dIY vegan MackInac Island fudge
guest blog by cookIng up vegan
Looking for a DIY dairy-free, cholesterol-free, cruelty-free fudge? Then look no further!
This recipe is about as Pure Michigan as it gets: gooey fudge that melts in your mouth and rich chocolate coats your palette as you bite into this perfect plant-based fudge.
With only five ingredients, you are going to love this vegan DIY Mackinac Fudge. The texture is similar to fudge made with dairy and the flavor is phenomenal. Don’t worry, you will not be using those long paddles or folding your fudge for hours over marble. This recipe is straight from the double boiler to cool.
You won’t be missing that milk and butter in this recipe, either. The nut butter provides you with a rich and healthier fattiness!
This recipe is:
Whether you are a Michigander, have visited Mackinac Island, or simply love fudge, you have found the right page.
Nate’s love for fudge came from growing up in Michigan. Every summer his family goes to Mackinac Island and it is here where they bought many pieces of fudge. It was a family tradition for everyone to pick out a flavor and then sample a smorgasbord of fudge!
If you’ve yet to visit, we’ll give a little tour:
The only way to arrive at the island is by ferry. As you ride across Lake Huron, you can feel the cool breeze of the Upper Peninsula. It gets pretty cool on the ferry ride, and can even be cooler in the summer months, so be sure to pack a jacket! Also, if you decide to sit on the top level of the ferry, you’ll most probably get wet from the splashes of Great Lakes water.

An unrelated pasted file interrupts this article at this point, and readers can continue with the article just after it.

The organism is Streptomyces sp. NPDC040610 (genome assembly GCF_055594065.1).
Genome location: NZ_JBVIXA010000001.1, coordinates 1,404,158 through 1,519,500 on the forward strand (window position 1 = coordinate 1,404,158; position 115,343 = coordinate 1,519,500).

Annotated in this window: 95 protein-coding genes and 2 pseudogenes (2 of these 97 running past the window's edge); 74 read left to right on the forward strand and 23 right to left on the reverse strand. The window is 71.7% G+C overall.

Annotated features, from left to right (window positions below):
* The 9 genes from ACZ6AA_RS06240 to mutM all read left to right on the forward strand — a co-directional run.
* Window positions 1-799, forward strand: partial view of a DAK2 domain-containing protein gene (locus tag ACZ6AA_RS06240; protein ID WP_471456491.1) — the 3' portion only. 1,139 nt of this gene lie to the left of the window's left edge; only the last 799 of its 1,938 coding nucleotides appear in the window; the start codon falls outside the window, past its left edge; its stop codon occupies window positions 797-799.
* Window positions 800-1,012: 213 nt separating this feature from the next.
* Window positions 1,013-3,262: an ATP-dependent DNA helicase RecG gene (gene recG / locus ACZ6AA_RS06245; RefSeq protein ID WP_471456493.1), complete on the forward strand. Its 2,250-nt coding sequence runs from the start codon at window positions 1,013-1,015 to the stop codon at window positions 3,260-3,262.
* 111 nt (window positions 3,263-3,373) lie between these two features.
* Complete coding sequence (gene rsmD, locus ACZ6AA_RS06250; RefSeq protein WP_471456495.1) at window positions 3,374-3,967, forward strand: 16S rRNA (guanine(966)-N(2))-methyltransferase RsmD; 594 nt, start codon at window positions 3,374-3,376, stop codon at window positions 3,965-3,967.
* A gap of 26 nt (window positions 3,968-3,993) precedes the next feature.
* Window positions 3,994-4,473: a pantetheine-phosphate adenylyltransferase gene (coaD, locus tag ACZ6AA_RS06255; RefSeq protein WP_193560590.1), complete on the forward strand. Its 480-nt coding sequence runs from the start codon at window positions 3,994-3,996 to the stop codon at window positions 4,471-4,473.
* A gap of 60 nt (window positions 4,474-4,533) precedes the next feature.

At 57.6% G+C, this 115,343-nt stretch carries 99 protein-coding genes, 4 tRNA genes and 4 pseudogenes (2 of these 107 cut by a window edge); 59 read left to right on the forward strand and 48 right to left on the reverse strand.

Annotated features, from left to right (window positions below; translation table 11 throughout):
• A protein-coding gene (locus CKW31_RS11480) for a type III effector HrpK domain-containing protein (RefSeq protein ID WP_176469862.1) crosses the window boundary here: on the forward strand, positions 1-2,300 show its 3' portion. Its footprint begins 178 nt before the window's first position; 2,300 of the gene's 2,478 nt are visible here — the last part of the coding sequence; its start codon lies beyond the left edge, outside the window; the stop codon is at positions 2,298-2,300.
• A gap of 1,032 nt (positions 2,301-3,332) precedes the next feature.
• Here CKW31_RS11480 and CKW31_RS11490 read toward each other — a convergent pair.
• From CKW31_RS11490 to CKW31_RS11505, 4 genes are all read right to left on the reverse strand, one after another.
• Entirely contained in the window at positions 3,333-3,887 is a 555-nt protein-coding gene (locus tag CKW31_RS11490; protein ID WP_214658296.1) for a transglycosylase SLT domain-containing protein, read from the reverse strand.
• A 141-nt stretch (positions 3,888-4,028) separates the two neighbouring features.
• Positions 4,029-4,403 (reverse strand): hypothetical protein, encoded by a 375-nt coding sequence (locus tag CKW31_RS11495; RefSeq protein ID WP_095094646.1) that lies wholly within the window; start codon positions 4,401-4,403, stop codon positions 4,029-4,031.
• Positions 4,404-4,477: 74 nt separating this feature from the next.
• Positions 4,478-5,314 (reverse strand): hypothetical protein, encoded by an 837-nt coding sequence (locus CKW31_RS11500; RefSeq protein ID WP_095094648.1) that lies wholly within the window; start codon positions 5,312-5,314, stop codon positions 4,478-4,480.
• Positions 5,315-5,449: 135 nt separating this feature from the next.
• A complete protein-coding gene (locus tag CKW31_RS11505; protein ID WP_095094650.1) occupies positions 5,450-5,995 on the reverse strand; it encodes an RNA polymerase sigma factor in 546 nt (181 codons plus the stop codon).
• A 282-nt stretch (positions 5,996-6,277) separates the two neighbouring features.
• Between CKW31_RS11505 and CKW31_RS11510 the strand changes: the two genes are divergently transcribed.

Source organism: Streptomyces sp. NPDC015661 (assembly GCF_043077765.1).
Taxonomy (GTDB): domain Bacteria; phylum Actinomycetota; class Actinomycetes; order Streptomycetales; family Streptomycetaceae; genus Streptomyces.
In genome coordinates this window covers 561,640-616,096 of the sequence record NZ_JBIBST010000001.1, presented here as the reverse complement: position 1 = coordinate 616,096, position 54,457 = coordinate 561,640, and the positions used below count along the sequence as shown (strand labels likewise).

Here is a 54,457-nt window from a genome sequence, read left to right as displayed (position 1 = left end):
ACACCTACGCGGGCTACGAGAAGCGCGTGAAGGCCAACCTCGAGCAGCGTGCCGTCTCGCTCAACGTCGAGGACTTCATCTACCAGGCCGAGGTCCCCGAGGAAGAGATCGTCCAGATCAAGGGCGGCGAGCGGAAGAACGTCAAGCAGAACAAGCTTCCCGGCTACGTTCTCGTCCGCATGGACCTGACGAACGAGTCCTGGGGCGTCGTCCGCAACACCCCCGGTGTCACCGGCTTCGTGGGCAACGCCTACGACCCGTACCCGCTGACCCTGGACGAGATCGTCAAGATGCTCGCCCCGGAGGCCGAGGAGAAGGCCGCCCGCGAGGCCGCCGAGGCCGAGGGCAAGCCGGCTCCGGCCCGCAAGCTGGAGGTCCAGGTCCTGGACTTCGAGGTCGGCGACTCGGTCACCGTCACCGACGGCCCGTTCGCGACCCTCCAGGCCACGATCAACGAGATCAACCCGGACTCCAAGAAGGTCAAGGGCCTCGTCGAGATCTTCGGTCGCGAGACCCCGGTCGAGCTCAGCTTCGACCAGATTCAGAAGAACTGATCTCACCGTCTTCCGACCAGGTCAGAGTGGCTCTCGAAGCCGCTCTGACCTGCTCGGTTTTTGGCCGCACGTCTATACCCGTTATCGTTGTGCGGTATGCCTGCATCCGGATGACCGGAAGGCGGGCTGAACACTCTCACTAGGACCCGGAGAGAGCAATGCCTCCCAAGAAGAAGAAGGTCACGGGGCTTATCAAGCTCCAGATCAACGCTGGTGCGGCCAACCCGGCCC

The first building you can spot on the island is the historic Grand Hotel. It is giant and truly spectacular to see up close. As the boat turns the corner of the island, you begin to see the shops, boats, horses, and feel the buzz of the island. The captain will make this amazing maneuver and perfectly park the ferry at the dock of the island.
Once docked and out of the boat, you’ll feel a sense of magic. You’ll only understand when you walk toward the main street that Mackinac Island is really a Disney World for adults. The thrill rides of the island are the horses and bikes.
Of course, it’s hard to explain unless you’ve been there, but imagine a time machine just took you back in time to the late 1800s. The small streets are filled with horses and tourists and lined with lots of colorful flowers. There are magnificent gardens and the landscaping is held to a very high standard.
Part of what makes the island feel so magical is the lack of cars on the island. Most vehicles are prohibited, so the only way to travel is via bike, on foot, by horse, or horse-drawn carriage. Personally, we prefer to ride bikes because it is a much better workout. Plus, we like knowing that no animals were forced to do our bidding. It’s easy enough to bike around the whole island!
In addition to colorful flowers, souvenir shops and candy stores line the streets. You’ll smell sweet fudge being cooked all up and down the main drag. Most candy stores have large glass windows inviting you to come inside where you’ll find groups of tourists watching artists cooling fudge on marble countertops. This is truly a spectacular sight to see and an amazing culinary technique filled with much tradition and love.
FOR THE LOVE OF FUDGE
Mackinac Island is famous for its fudge and it’s a classic Michigan sweet treat!
A couple of summers ago, Nate took Luna to Mackinac Island for the first time. By this trip, Nate was vegan, as was Luna. Traditionally, fudge is made with sugar, dairy, and flavorings like chocolate or peanut butter. So the hunt was on to find dairy-free fudge. Lo and behold, out of what seemed like 50 shops, only one had dairy-free chocolate fudge. Shout out to Sanders for coming in for the dairy-free win! If you are ever in northern Michigan, be sure to have a visit!
Before we get into the recipe, here’s a little history of the famous Michigan island.
hIstory of MaCKINaC ISLaNd